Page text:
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Some users need to increase the font size or zoom in on content in order to access content. If zooming is disabled, the text could be harder to see, or require additional assistive technology like magnifiers to access the content. Some pages may also not support responsive design out of the box, and may need zoom to even use content on mobile.
Picking out links from a block of text can be challenging for users with low vision or color vision disabilities, if color is the only way to tell the difference. Providing additional cues like underlines or backgrounds can make it easier to find links without needing color alone.
People that don't use a mouse, use assistive tech like speech recognition or on-screen keyboards, and take longer to read a page may need more time to complete tasks or navigate a page. Setting time limits on content, or not letting users know there is a time limit, means some content won't be detectable or reachable by your users.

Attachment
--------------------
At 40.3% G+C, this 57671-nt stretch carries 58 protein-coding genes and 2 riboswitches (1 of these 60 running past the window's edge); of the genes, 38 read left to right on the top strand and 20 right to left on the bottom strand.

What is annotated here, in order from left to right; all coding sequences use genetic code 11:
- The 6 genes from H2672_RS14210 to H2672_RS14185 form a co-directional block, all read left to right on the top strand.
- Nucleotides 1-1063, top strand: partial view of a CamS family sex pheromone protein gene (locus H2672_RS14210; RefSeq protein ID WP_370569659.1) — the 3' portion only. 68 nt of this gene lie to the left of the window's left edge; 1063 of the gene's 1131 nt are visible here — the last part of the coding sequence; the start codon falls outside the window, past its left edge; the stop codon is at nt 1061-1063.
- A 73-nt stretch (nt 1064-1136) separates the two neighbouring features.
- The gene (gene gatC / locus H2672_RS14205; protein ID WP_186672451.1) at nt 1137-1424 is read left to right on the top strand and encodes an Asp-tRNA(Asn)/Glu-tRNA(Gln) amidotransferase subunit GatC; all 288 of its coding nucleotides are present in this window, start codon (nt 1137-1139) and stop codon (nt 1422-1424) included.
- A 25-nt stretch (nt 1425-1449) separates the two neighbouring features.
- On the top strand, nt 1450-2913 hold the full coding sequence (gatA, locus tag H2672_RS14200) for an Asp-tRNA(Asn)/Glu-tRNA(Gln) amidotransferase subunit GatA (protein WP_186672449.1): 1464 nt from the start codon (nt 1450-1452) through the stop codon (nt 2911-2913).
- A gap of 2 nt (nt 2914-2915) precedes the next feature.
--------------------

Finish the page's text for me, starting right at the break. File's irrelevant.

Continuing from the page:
User interface (UI) elements like links and buttons are critical in telling a user what will happen if the element is selected. If the element just uses an icon as the link without a text alternative, someone using assistive tech may not know where they will end up when clicking it, or what command to give the computer to make the feature work.
Some icons may not also be as intuitive to users from different cultures, or who aren't visually-oriented learners.
If your form has a series of checkboxes or radio buttons, like a "yes/maybe/no" set of options, it helps users to understand what overall question each of those buttons is answering. This grouping can tie inputs that relate to each other as well, instead of seeming like random inputs.